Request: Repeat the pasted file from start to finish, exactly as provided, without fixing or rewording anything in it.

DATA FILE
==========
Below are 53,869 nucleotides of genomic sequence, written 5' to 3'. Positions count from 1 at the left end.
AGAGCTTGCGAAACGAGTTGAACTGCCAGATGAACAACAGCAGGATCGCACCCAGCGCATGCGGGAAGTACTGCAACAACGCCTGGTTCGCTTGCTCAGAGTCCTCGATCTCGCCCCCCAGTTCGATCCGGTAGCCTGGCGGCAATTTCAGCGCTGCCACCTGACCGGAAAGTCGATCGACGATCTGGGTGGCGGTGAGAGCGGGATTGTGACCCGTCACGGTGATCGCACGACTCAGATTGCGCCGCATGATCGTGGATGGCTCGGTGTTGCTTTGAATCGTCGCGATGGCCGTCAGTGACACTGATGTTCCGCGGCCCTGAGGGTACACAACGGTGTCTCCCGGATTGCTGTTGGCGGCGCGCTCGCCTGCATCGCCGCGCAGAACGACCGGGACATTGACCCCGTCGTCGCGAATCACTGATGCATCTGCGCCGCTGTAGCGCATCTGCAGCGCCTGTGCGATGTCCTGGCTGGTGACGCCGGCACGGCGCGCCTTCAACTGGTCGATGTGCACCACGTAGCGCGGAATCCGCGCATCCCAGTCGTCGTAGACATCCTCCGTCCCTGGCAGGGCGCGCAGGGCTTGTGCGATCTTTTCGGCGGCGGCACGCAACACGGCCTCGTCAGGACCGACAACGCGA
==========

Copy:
Below are 53,869 nucleotides of genomic sequence, written 5' to 3'. Positions count from 1 at the left end.
AGAGCTTGCGAAACGAGTTGAACTGCCAGATGAACAACAGCAGGATCGCACCCAGCGCATGCGGGAAGTACTGCAACAACGCCTGGTTCGCTTGCTCAGAGTCCTCGATCTCGCCCCCCAGTTCGATCCGGTAGCCTGGCGGCAATTTCAGCGCTGCCACCTGACCGGAAAGTCGATCGACGATCTGGGTGGCGGTGAGAGCGGGATTGTGACCCGTCACGGTGATCGCACGACTCAGATTGCGCCGCATGATCGTGGATGGCTCGGTGTTGCTTTGAATCGTCGCGATGGCCGTCAGTGACACTGATGTTCCGCGGCCCTGAGGGTACACAACGGTGTCTCCCGGATTGCTGTTGGCGGCGCGCTCGCCTGCATCGCCGCGCAGAACGACCGGGACATTGACCCCGTCGTCGCGAATCACTGATGCATCTGCGCCGCTGTAGCGCATCTGCAGCGCCTGTGCGATGTCCTGGCTGGTGACGCCGGCACGGCGCGCCTTCAACTGGTCGATGTGCACCACGTAGCGCGGAATCCGCGCATCCCAGTCGTCGTAGACATCCTCCGTCCCTGGCAGGGCGCGCAGGGCTTGTGCGATCTTTTCGGCGGCGGCACGCAACACGGCCTCGTCAGGACCGACAACGCGA